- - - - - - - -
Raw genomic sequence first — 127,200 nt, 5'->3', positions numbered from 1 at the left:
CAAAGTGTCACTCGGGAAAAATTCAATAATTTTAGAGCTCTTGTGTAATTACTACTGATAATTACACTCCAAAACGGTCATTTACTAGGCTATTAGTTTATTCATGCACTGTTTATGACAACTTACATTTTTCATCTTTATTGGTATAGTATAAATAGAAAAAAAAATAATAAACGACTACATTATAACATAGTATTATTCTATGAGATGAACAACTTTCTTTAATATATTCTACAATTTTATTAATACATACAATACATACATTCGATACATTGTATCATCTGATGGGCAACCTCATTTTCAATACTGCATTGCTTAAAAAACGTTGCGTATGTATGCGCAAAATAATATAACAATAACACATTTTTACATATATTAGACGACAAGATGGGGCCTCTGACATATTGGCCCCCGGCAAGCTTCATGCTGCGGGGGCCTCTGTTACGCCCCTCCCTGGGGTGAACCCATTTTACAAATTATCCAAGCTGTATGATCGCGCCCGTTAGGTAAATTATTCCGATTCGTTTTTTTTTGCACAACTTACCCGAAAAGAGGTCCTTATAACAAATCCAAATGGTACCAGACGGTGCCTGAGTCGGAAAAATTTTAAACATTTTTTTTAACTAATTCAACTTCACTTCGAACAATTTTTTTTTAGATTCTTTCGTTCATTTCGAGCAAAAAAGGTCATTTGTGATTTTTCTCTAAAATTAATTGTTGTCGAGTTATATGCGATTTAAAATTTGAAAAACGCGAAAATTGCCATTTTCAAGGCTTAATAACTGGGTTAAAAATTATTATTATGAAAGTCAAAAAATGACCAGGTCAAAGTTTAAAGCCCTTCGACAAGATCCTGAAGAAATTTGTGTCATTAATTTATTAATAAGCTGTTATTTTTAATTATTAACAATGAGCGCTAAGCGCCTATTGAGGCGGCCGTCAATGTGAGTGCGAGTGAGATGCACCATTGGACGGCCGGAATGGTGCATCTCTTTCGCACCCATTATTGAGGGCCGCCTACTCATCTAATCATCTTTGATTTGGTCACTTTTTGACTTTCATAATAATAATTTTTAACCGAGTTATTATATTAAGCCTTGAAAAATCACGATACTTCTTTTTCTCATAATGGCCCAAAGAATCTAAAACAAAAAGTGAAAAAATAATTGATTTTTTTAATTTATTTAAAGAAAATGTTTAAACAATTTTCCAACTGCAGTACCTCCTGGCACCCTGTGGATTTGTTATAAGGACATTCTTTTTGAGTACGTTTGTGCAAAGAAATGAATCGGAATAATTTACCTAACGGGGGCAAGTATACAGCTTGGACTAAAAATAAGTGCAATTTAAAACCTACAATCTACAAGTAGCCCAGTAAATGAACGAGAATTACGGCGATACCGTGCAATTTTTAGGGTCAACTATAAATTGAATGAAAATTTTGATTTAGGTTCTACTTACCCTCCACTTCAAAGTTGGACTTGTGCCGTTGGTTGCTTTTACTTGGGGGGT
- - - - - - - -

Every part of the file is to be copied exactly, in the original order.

Raw genomic sequence first — 127,200 nt, 5'->3', positions numbered from 1 at the left:
CAAAGTGTCACTCGGGAAAAATTCAATAATTTTAGAGCTCTTGTGTAATTACTACTGATAATTACACTCCAAAACGGTCATTTACTAGGCTATTAGTTTATTCATGCACTGTTTATGACAACTTACATTTTTCATCTTTATTGGTATAGTATAAATAGAAAAAAAAATAATAAACGACTACATTATAACATAGTATTATTCTATGAGATGAACAACTTTCTTTAATATATTCTACAATTTTATTAATACATACAATACATACATTCGATACATTGTATCATCTGATGGGCAACCTCATTTTCAATACTGCATTGCTTAAAAAACGTTGCGTATGTATGCGCAAAATAATATAACAATAACACATTTTTACATATATTAGACGACAAGATGGGGCCTCTGACATATTGGCCCCCGGCAAGCTTCATGCTGCGGGGGCCTCTGTTACGCCCCTCCCTGGGGTGAACCCATTTTACAAATTATCCAAGCTGTATGATCGCGCCCGTTAGGTAAATTATTCCGATTCGTTTTTTTTTGCACAACTTACCCGAAAAGAGGTCCTTATAACAAATCCAAATGGTACCAGACGGTGCCTGAGTCGGAAAAATTTTAAACATTTTTTTTAACTAATTCAACTTCACTTCGAACAATTTTTTTTTAGATTCTTTCGTTCATTTCGAGCAAAAAAGGTCATTTGTGATTTTTCTCTAAAATTAATTGTTGTCGAGTTATATGCGATTTAAAATTTGAAAAACGCGAAAATTGCCATTTTCAAGGCTTAATAACTGGGTTAAAAATTATTATTATGAAAGTCAAAAAATGACCAGGTCAAAGTTTAAAGCCCTTCGACAAGATCCTGAAGAAATTTGTGTCATTAATTTATTAATAAGCTGTTATTTTTAATTATTAACAATGAGCGCTAAGCGCCTATTGAGGCGGCCGTCAATGTGAGTGCGAGTGAGATGCACCATTGGACGGCCGGAATGGTGCATCTCTTTCGCACCCATTATTGAGGGCCGCCTACTCATCTAATCATCTTTGATTTGGTCACTTTTTGACTTTCATAATAATAATTTTTAACCGAGTTATTATATTAAGCCTTGAAAAATCACGATACTTCTTTTTCTCATAATGGCCCAAAGAATCTAAAACAAAAAGTGAAAAAATAATTGATTTTTTTAATTTATTTAAAGAAAATGTTTAAACAATTTTCCAACTGCAGTACCTCCTGGCACCCTGTGGATTTGTTATAAGGACATTCTTTTTGAGTACGTTTGTGCAAAGAAATGAATCGGAATAATTTACCTAACGGGGGCAAGTATACAGCTTGGACTAAAAATAAGTGCAATTTAAAACCTACAATCTACAAGTAGCCCAGTAAATGAACGAGAATTACGGCGATACCGTGCAATTTTTAGGGTCAACTATAAATTGAATGAAAATTTTGATTTAGGTTCTACTTACCCTCCACTTCAAAGTTGGACTTGTGCCGTTGGTTGCTTTTACTTGGGGGGT